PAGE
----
The education of Gov. Charles S. Robb began Monday when the Democratic leadership of the General Assembly came to the mansion for eggs and coffee and persuaded the new governor to do major surgery on the speech he was about to give to the legislature.

On Tuesday and Wednesday, it was the turn of committee chairmen from both houses to meet with Robb over lunch and help him attempt the impossible: balance a budget ravaged by federal cutbacks without either raising taxes or destroying the state's fragile social welfare safety net.

By week's end, Democratic lawmakers had taught fellow Democrat Robb an important lesson: Having wooed and won the Virginia electorate, Chuck Robb must now do the same with a tradition-bound legislature that has grown used to asserting its independence under 12 years of Republican governors.

"The transition is always a little difficult, but we've never had a situation like this before," said Robb during an interview Friday in his small third-floor office in the Capitol. "The potential for mischief is enormous."

The depth of the federal budget cuts now expected to total $271 million for Virginia over the next two years, the drama of a redistricting battle that continued to the eve of his inauguration and the edginess of a House up for reelection next fall all present Robb with a highly volatile set of circumstances. It is a game with high stakes for a Democratic governor who comes to office with greater expectations for success in working with the Democratic-controlled legislature.

In his first week, Robb did much to accommodate the legislators. He acted on their advice Monday and dropped a part of his first major speech that asked the House to suspend its rules and vote on the Equal Rights Amendment. He has let them take the lead on the drafting of tax bills he says are needed to rescue the state's troubled highway department.

"I think they all know I'm very approachable and they're not reluctant to make suggestions," Robb said.

Robb's four years as Lieutenant Governor made him familiar with the legislature's ways, although lawmakers found him distant and aloof. Relations thawed during the campaign when Robb made a point of pledging cooperation with the legislature. Democratic legislators, grateful for their first statewide victory since 1966, have toned down their criticism of Robb's reserved style.

Still, before the inauguration, a few top legislators complained openly that Robb had failed to consult them on Cabinet appointments. Others found some satisfaction in forcing Robb to back off his call for bypassing normal committee procedures on the ERA. They said the move would have pitted the governor against the House's time-honored committee system.

"Just a technical change," said one Democrat with a smug grin after Robb changed his speech.

Some powerful legislators are withholding judgment on Robb. "He hasn't asked for my advice," said Sen. Edward Willey (R-Richmond), president pro tem, chairman of the Senate Finance Committee and member of the Senate's old guard. "Unless he asks me, I don't intend to give it to him."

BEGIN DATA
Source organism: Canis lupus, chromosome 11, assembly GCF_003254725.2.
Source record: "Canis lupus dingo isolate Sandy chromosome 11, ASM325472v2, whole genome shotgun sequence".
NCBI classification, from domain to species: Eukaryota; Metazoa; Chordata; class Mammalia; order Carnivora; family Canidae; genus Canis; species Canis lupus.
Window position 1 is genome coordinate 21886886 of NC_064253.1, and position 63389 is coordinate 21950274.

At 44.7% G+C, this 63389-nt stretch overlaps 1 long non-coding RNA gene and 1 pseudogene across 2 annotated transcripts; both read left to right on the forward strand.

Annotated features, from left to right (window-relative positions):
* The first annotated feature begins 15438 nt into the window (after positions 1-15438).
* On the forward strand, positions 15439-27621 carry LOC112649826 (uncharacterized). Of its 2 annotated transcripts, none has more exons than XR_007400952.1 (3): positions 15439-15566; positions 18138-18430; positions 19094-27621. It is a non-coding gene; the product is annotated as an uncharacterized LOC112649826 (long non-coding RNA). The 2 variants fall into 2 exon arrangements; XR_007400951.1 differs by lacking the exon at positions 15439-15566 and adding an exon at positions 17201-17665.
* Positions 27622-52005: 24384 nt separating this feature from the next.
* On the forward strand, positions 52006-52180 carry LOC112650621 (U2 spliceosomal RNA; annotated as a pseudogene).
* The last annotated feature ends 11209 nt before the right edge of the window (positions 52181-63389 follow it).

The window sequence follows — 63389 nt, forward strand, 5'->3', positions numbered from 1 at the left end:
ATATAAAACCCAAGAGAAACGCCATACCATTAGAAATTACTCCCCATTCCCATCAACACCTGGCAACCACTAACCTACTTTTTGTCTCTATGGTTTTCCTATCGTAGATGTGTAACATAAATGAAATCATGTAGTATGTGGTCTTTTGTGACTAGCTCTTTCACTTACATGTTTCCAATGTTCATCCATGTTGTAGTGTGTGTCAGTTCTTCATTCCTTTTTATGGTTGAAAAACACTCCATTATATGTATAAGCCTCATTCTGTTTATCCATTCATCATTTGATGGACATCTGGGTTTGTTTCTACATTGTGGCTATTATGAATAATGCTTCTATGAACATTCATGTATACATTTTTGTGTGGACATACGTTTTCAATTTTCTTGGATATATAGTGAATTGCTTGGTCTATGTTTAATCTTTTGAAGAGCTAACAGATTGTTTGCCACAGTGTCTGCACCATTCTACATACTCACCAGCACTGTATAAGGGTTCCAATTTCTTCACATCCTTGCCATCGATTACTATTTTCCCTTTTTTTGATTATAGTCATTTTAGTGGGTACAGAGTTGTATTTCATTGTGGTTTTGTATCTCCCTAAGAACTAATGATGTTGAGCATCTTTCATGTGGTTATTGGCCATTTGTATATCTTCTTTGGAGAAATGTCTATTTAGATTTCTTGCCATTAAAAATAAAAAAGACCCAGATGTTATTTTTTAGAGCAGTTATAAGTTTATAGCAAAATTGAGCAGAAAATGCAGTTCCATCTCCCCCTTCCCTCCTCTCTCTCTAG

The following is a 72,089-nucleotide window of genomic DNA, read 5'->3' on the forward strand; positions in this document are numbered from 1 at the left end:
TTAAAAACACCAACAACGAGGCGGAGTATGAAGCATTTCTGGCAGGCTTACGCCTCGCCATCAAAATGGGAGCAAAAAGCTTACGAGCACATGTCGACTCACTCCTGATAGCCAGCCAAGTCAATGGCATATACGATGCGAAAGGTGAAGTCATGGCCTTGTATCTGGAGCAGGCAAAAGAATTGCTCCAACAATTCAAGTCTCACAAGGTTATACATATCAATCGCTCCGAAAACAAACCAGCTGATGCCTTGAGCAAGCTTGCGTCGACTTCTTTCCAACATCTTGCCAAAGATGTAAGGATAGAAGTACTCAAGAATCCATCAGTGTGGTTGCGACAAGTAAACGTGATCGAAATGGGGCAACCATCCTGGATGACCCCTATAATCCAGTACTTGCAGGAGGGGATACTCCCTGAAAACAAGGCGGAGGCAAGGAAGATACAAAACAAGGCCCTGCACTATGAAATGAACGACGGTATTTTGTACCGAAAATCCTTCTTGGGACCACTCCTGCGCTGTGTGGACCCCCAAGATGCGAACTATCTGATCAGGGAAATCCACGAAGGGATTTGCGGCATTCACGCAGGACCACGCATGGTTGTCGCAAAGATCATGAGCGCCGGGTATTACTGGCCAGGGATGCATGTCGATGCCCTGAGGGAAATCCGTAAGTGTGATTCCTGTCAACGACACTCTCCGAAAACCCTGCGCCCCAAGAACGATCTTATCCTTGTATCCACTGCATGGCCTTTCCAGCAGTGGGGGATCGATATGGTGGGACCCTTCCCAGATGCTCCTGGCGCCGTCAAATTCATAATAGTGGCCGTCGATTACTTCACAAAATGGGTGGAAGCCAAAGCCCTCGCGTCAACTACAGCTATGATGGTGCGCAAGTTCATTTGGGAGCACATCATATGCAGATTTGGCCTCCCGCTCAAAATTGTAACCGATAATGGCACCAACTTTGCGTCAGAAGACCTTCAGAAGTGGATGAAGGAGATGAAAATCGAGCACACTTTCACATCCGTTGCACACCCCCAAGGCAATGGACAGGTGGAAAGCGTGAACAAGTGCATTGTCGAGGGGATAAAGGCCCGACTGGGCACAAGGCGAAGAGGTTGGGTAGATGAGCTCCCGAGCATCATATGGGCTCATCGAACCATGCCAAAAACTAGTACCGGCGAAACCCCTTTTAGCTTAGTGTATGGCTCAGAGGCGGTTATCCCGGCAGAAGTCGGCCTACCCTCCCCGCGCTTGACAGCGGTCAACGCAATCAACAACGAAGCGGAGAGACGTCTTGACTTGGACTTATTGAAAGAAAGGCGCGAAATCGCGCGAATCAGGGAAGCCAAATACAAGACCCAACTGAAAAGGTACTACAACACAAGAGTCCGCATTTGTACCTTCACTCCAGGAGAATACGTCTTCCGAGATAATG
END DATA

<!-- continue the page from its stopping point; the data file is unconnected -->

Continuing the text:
Robb said this week that he had intended to hire a legislative liason. "The person I would have liked to to fill that role simply was not available for this session," he said, declining to name his choice.

Instead, the governor will rely on his executive staff--many of them unknown to lawmakers--and on Attorney General Gerald Baliles, the only one of the state's top three elected officers to have served in the assembly.

"Gerry Baliles is highly respected by the General Assembly and is knowledgable about the legislative process," said Robb. "That's going to be a major plus."

"I'm going to work through the leadership and the committee chairmen as much as possible, " said Robb. "I'm attempting a little different approach . . . and we will just have to see how it works."

Robb's cabinet is already grumbling about his proposal to cut their staffs to a deputy and a secretary. The cutbacks are intended to keep cabinet members from handling the day-to-day administration of their departments, Robb said.

"I wanted them not to come in and manage but to energize, to look ahead and plan," Robb said.

In his speech to the legislature last week, Robb honored a campaign promise and called for salary increases for Virginia's teachers, whose pay scale now ranks 39th in the country. The legislators applauded but are still wondering where Robb will get money for this and other programs.

Robb said he still hopes to avoid a general tax increase, as distinct from the new tax for transportation programs he said he will support. "We are approching it at least initially with the hope of raising teachers salaries without causing a general tax increase," he said.

During the campaign, Robb had estimated the cost of bringing Virginia teachers' salaries up to the national average at $116 million, though he now says it will cost less. "It is very unlikely we are going to make up the entire difference at one time," Robb said. "It will have to be phased in over a three- or four-year period."

For Robb and the legislature, the budget will be the dominant issue of the two-month session. The governor will ask for amendments to the $13.1 billion budget submitted by former governor John N. Dalton, including new proposals to limit the soaring cost of Virginia's Medicaid program.

Given the uncertainites of national economics, Robb also said he might have to call a special legislative session. "It's a possibility, although I am hoping we can avoid it," he said.